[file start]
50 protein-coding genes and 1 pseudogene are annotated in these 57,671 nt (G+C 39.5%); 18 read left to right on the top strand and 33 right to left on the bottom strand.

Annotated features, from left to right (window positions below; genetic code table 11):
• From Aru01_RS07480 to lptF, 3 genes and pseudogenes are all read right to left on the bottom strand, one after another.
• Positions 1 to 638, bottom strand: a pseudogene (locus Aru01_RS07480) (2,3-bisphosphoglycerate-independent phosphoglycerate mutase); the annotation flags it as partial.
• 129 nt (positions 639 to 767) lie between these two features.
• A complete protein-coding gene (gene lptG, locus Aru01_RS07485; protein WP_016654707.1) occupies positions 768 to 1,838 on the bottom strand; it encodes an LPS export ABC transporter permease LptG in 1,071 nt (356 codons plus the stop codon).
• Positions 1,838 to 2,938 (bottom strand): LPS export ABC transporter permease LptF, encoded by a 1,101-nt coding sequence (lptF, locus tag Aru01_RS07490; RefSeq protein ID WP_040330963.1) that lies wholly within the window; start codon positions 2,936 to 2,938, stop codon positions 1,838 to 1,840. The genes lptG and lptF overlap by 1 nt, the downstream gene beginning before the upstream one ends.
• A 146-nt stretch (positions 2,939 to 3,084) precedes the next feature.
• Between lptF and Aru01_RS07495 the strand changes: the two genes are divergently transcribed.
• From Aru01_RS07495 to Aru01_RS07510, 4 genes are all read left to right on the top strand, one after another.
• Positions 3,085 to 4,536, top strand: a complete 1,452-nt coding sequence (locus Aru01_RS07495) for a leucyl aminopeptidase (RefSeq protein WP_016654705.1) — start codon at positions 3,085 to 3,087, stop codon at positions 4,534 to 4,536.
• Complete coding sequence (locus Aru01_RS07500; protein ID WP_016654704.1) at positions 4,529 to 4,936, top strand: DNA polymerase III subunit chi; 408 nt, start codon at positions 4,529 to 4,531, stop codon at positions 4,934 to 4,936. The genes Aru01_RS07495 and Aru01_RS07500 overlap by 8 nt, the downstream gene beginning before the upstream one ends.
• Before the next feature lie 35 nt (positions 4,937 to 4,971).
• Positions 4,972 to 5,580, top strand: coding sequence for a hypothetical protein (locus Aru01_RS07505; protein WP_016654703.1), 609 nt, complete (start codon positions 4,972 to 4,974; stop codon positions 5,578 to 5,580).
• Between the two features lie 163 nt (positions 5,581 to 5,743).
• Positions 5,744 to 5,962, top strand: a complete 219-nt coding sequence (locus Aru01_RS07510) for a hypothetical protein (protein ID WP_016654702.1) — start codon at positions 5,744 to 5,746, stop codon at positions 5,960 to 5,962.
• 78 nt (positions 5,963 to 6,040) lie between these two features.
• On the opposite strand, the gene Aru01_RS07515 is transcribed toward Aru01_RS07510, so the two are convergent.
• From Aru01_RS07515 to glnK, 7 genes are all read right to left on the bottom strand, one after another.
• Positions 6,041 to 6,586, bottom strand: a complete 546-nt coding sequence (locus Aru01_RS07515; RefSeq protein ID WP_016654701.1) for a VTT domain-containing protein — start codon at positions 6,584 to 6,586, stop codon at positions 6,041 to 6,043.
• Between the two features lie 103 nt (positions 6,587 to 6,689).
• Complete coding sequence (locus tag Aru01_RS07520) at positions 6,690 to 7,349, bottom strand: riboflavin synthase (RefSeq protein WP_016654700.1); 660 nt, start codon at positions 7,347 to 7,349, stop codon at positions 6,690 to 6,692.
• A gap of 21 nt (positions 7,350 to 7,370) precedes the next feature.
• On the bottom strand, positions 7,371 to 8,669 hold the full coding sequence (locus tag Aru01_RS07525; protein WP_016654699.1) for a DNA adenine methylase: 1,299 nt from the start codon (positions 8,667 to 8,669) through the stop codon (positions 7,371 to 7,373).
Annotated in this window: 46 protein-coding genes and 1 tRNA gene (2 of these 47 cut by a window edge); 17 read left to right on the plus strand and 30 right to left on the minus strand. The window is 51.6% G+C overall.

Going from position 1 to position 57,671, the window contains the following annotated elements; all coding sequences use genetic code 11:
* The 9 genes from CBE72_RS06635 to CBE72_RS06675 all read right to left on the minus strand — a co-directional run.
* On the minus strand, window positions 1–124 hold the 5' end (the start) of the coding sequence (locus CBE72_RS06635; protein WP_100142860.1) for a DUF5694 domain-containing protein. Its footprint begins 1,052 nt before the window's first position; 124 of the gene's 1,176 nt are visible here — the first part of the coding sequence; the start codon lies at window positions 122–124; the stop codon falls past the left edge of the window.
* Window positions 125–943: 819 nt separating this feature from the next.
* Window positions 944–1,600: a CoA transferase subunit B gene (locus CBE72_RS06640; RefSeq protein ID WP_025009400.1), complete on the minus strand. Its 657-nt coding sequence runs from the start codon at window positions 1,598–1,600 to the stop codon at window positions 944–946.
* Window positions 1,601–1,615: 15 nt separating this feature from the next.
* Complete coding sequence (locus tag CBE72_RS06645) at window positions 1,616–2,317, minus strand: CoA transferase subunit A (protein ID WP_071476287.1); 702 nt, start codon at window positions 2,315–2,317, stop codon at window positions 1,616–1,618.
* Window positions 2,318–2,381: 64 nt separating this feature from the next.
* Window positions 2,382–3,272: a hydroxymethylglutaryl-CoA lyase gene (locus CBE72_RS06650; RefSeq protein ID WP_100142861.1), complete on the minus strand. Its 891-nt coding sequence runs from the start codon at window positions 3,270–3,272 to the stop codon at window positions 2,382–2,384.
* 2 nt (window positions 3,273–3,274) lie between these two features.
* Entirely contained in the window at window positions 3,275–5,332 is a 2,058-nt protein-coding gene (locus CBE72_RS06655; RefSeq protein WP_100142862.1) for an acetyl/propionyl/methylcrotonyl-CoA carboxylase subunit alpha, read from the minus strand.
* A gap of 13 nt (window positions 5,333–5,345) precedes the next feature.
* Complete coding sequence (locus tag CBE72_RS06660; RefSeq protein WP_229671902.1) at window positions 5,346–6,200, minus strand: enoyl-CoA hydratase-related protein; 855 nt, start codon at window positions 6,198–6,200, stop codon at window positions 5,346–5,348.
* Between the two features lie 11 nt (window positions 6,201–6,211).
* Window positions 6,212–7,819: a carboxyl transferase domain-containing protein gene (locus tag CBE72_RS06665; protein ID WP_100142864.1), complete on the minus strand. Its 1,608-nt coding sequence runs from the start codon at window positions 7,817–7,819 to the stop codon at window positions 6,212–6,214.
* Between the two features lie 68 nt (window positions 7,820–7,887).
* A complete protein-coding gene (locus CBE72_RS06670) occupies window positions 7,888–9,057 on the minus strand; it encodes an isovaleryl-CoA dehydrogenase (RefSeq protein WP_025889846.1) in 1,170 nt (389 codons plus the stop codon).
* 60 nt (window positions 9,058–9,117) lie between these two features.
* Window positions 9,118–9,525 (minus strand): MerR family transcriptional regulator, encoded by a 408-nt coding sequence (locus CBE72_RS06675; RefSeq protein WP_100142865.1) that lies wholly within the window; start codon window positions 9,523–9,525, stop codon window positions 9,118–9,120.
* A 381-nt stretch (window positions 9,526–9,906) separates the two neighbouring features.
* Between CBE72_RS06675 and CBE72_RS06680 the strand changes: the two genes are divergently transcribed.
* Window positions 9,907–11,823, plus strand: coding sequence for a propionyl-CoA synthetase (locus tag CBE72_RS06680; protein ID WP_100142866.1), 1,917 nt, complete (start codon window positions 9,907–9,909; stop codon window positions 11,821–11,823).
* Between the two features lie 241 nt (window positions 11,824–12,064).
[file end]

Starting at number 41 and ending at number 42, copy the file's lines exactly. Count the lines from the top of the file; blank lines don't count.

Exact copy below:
* Between the two features lie 68 nt (window positions 7,820–7,887).
* A complete protein-coding gene (locus CBE72_RS06670) occupies window positions 7,888–9,057 on the minus strand; it encodes an isovaleryl-CoA dehydrogenase (RefSeq protein WP_025889846.1) in 1,170 nt (389 codons plus the stop codon).